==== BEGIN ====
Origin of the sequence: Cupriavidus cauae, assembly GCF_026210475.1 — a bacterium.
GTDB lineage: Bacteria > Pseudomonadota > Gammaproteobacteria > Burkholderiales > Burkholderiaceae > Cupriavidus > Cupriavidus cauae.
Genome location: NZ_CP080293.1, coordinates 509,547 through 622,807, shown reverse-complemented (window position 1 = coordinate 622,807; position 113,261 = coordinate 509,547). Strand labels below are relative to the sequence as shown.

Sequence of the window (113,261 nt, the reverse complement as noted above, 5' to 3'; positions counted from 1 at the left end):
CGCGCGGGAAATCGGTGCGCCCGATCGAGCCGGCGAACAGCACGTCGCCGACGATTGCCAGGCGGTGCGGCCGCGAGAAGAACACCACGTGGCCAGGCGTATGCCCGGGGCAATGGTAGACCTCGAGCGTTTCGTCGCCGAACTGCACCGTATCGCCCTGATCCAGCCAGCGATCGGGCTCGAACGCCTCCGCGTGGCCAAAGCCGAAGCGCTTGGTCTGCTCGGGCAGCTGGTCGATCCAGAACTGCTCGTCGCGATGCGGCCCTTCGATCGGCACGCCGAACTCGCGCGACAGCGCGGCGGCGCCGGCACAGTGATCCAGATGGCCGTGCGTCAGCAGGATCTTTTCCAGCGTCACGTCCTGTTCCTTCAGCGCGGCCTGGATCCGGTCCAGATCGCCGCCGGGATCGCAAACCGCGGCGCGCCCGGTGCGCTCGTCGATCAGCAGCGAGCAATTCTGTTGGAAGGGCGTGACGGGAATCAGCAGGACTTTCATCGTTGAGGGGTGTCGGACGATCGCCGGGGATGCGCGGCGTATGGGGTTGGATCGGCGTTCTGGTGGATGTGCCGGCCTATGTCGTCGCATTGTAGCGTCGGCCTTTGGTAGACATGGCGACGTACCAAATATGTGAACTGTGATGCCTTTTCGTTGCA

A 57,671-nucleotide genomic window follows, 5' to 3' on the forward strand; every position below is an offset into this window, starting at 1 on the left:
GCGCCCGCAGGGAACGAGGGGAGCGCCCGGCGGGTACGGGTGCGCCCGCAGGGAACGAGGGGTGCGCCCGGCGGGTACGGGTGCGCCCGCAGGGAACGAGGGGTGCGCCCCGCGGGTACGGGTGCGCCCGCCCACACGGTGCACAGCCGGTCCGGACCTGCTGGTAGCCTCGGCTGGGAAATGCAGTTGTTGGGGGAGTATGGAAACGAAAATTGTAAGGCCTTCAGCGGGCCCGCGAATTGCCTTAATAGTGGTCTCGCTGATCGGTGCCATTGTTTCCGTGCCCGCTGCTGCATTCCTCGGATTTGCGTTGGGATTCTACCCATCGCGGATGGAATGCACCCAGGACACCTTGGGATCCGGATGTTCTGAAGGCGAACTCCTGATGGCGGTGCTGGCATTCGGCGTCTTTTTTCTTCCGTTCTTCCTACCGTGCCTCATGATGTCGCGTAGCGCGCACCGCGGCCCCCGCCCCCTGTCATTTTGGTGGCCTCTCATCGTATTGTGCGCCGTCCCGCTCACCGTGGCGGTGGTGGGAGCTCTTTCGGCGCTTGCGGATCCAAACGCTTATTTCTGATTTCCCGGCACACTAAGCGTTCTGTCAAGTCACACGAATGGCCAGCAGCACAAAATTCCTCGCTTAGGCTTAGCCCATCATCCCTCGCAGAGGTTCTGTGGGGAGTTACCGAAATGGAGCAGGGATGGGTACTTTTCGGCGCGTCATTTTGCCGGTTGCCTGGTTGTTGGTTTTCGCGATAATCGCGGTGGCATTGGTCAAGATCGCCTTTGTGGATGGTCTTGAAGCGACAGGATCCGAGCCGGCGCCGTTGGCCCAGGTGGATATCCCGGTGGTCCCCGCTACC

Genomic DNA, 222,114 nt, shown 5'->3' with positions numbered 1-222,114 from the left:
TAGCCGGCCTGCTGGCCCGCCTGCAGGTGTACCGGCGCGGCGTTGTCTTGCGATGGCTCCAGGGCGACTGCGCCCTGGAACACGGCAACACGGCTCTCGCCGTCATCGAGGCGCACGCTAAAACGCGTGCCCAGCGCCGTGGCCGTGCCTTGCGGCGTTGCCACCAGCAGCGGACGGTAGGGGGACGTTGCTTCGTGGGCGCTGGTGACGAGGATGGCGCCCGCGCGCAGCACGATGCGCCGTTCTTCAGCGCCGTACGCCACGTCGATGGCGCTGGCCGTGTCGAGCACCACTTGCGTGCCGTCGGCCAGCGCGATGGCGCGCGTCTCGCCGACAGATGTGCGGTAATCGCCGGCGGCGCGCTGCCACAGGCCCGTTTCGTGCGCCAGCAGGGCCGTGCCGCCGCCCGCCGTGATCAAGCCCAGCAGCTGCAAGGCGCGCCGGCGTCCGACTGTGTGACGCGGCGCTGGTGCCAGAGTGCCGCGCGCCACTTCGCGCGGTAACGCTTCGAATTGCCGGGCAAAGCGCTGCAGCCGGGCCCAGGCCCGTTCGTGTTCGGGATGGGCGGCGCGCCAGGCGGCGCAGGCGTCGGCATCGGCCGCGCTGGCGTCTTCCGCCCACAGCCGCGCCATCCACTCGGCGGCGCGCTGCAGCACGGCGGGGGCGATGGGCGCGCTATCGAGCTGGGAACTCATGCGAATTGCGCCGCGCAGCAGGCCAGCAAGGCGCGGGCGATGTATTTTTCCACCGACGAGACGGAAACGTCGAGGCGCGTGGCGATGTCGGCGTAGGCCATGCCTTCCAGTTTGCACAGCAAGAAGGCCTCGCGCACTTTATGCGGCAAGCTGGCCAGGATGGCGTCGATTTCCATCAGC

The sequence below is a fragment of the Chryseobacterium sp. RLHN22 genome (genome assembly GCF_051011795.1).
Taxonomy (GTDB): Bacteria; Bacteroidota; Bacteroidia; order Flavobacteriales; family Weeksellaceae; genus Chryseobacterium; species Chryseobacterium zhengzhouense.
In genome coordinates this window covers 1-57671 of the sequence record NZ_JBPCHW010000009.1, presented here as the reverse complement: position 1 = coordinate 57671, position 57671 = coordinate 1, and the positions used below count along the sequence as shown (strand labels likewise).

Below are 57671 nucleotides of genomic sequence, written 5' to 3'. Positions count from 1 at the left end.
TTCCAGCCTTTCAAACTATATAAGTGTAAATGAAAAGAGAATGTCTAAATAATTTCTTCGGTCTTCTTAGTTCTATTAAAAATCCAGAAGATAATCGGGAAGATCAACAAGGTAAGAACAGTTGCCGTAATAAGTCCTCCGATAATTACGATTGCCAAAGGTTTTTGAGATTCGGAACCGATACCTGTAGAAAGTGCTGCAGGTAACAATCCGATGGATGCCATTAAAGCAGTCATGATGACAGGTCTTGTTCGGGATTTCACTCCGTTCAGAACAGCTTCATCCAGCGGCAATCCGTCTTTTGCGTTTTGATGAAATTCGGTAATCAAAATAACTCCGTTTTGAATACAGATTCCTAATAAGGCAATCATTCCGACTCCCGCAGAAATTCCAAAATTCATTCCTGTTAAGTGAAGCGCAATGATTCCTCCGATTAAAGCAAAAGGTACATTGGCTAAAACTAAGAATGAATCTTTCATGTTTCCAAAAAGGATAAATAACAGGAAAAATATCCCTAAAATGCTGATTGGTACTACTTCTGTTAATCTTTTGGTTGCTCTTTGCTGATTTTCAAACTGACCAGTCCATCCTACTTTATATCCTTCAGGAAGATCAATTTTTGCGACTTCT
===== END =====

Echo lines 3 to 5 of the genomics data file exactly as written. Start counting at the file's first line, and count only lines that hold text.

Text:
Genome location: NZ_CP080293.1, coordinates 509,547 through 622,807, shown reverse-complemented (window position 1 = coordinate 622,807; position 113,261 = coordinate 509,547). Strand labels below are relative to the sequence as shown.

Sequence of the window (113,261 nt, the reverse complement as noted above, 5' to 3'; positions counted from 1 at the left end):
CGCGCGGGAAATCGGTGCGCCCGATCGAGCCGGCGAACAGCACGTCGCCGACGATTGCCAGGCGGTGCGGCCGCGAGAAGAACACCACGTGGCCAGGCGTATGCCCGGGGCAATGGTAGACCTCGAGCGTTTCGTCGCCGAACTGCACCGTATCGCCCTGATCCAGCCAGCGATCGGGCTCGAACGCCTCCGCGTGGCCAAAGCCGAAGCGCTTGGTCTGCTCGGGCAGCTGGTCGATCCAGAACTGCTCGTCGCGATGCGGCCCTTCGATCGGCACGCCGAACTCGCGCGACAGCGCGGCGGCGCCGGCACAGTGATCCAGATGGCCGTGCGTCAGCAGGATCTTTTCCAGCGTCACGTCCTGTTCCTTCAGCGCGGCCTGGATCCGGTCCAGATCGCCGCCGGGATCGCAAACCGCGGCGCGCCCGGTGCGCTCGTCGATCAGCAGCGAGCAATTCTGTTGGAAGGGCGTGACGGGAATCAGCAGGACTTTCATCGTTGAGGGGTGTCGGACGATCGCCGGGGATGCGCGGCGTATGGGGTTGGATCGGCGTTCTGGTGGATGTGCCGGCCTATGTCGTCGCATTGTAGCGTCGGCCTTTGGTAGACATGGCGACGTACCAAATATGTGAACTGTGATGCCTTTTCGTTGCA